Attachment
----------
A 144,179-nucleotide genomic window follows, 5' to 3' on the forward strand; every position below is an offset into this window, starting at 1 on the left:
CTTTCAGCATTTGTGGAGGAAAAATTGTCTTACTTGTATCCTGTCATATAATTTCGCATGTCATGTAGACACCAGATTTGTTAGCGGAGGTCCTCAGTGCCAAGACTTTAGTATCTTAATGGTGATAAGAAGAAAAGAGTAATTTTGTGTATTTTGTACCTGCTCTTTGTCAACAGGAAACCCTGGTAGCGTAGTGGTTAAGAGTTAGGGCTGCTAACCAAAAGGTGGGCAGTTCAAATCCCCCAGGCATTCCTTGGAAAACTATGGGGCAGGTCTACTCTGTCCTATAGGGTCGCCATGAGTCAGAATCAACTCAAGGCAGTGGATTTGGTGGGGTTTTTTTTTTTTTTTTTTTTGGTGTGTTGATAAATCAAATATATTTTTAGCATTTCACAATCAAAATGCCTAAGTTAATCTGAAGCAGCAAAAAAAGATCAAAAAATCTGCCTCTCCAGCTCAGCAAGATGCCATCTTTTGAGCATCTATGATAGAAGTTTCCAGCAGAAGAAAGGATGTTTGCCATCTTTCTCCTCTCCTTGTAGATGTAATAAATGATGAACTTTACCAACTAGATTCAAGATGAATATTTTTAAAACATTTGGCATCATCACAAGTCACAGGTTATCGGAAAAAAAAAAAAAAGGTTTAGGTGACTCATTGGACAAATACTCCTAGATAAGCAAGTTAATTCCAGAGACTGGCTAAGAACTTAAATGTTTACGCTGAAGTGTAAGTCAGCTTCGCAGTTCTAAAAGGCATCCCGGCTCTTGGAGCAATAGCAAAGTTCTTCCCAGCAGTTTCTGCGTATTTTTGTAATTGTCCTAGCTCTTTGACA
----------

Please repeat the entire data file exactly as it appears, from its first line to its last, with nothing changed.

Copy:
A 144,179-nucleotide genomic window follows, 5' to 3' on the forward strand; every position below is an offset into this window, starting at 1 on the left:
CTTTCAGCATTTGTGGAGGAAAAATTGTCTTACTTGTATCCTGTCATATAATTTCGCATGTCATGTAGACACCAGATTTGTTAGCGGAGGTCCTCAGTGCCAAGACTTTAGTATCTTAATGGTGATAAGAAGAAAAGAGTAATTTTGTGTATTTTGTACCTGCTCTTTGTCAACAGGAAACCCTGGTAGCGTAGTGGTTAAGAGTTAGGGCTGCTAACCAAAAGGTGGGCAGTTCAAATCCCCCAGGCATTCCTTGGAAAACTATGGGGCAGGTCTACTCTGTCCTATAGGGTCGCCATGAGTCAGAATCAACTCAAGGCAGTGGATTTGGTGGGGTTTTTTTTTTTTTTTTTTTTGGTGTGTTGATAAATCAAATATATTTTTAGCATTTCACAATCAAAATGCCTAAGTTAATCTGAAGCAGCAAAAAAAGATCAAAAAATCTGCCTCTCCAGCTCAGCAAGATGCCATCTTTTGAGCATCTATGATAGAAGTTTCCAGCAGAAGAAAGGATGTTTGCCATCTTTCTCCTCTCCTTGTAGATGTAATAAATGATGAACTTTACCAACTAGATTCAAGATGAATATTTTTAAAACATTTGGCATCATCACAAGTCACAGGTTATCGGAAAAAAAAAAAAAAGGTTTAGGTGACTCATTGGACAAATACTCCTAGATAAGCAAGTTAATTCCAGAGACTGGCTAAGAACTTAAATGTTTACGCTGAAGTGTAAGTCAGCTTCGCAGTTCTAAAAGGCATCCCGGCTCTTGGAGCAATAGCAAAGTTCTTCCCAGCAGTTTCTGCGTATTTTTGTAATTGTCCTAGCTCTTTGACA